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function sk=skeleton_finding(x)

% calculate distance transform
dt=bwdist(~x,'cityblock');

% find the local maximum
n=[0 1;-1 0;0 -1;1 0];
sk=dt>0;
for i=1:4
sk=sk&(dt>=circshift(dt,n(i,:)));
end

Can someone illustrate with an intuitive image that applies this transform?

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1 Answer 1

Skeleton finding


Skeleton finding is the same as ridge finding in the sense of finding the centerline. The difference is, skeletonization usually find the centerline in an object described by its boundary points, while ridge finding seeks the centerline in an volume. However skeletonization can be done by finding ridges in the distance map.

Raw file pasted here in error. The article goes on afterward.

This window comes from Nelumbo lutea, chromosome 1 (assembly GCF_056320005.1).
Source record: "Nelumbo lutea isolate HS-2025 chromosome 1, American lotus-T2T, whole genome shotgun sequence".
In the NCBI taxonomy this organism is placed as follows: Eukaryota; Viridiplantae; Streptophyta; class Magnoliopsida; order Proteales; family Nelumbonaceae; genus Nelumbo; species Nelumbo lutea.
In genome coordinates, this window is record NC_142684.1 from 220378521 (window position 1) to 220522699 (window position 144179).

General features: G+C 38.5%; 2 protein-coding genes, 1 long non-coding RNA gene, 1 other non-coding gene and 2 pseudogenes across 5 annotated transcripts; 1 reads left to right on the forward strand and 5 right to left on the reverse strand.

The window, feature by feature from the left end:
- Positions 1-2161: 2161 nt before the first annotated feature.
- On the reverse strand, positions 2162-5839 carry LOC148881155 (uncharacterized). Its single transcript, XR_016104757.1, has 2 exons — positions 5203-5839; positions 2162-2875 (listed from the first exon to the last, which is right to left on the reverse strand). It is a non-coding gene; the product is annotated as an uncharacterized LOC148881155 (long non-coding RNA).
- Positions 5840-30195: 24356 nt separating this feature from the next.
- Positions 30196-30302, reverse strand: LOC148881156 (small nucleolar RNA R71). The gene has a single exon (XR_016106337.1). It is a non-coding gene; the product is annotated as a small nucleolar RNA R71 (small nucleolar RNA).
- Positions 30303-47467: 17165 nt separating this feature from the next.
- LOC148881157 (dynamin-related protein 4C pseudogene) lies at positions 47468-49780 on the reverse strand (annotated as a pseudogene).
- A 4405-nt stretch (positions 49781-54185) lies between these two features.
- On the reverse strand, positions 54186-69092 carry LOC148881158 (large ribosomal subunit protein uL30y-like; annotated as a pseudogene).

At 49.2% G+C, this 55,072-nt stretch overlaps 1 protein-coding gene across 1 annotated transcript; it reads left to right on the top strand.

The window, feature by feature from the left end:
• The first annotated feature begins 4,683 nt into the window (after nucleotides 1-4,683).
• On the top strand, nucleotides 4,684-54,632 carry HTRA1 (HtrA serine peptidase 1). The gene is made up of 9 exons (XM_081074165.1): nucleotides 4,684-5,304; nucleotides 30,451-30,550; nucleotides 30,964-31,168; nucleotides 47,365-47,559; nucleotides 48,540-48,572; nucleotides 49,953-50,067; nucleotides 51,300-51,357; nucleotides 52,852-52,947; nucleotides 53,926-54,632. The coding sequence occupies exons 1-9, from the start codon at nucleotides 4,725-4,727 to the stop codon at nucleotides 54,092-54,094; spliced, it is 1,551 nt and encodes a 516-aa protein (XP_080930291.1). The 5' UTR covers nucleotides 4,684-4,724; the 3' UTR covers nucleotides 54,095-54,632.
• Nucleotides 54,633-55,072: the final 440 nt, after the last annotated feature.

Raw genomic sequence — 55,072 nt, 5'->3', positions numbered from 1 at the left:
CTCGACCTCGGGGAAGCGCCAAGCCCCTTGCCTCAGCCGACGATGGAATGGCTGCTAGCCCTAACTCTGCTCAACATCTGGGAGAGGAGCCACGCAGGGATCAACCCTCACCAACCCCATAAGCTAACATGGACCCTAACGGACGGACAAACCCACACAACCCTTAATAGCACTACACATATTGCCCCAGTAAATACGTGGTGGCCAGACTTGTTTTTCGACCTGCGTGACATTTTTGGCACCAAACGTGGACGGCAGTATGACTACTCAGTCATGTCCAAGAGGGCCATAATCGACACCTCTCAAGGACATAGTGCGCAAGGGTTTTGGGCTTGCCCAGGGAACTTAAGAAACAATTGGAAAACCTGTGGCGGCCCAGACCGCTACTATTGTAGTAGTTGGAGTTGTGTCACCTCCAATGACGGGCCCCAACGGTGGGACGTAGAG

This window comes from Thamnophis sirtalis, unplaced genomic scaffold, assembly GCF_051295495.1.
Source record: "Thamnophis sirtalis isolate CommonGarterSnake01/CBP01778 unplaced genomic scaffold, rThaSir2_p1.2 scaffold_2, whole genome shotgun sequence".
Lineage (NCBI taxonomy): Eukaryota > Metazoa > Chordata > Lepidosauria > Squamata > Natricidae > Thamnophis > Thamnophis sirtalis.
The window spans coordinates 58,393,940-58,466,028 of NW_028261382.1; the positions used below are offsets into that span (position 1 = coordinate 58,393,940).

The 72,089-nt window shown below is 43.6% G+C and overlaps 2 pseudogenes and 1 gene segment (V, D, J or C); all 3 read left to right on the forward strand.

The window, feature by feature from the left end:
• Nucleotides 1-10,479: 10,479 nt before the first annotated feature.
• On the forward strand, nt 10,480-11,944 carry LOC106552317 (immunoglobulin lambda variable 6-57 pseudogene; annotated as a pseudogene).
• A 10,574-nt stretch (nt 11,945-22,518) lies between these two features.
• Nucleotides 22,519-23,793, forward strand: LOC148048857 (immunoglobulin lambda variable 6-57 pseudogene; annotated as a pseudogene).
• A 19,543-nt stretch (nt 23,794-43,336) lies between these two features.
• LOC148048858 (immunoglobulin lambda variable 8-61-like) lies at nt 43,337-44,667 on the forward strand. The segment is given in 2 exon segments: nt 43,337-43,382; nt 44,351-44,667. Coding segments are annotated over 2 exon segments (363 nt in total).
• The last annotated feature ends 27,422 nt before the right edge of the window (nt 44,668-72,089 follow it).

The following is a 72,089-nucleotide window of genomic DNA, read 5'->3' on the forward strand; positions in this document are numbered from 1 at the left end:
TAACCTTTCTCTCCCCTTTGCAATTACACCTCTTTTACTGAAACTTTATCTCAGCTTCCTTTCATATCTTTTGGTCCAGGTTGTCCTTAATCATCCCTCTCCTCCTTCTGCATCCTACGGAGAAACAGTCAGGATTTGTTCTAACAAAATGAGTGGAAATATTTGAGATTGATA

D = bwdist(BW) computes the Euclidean distance transform of the binary image BW. For each pixel in BW, the distance transform assigns a number that is the distance between that pixel and the nearest nonzero pixel of BW. bwdist uses the Euclidean distance metric by default. BW can have any dimension. D is the same size as BW.

Here is how CITY-BLOCK distance is calculated by bwDist.

NOTE: You might want to replace the circshift-call with a loop. Here's why.

GoodLUCK!!

CVS @ 2600Hertz

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Can you illustrate the effect of the function by an image? –  user198729 Apr 18 '10 at 15:35
2  
@user198729: Why don't you create a binary image and see for yourself what the function does? –  Jonas Apr 19 '10 at 4:09

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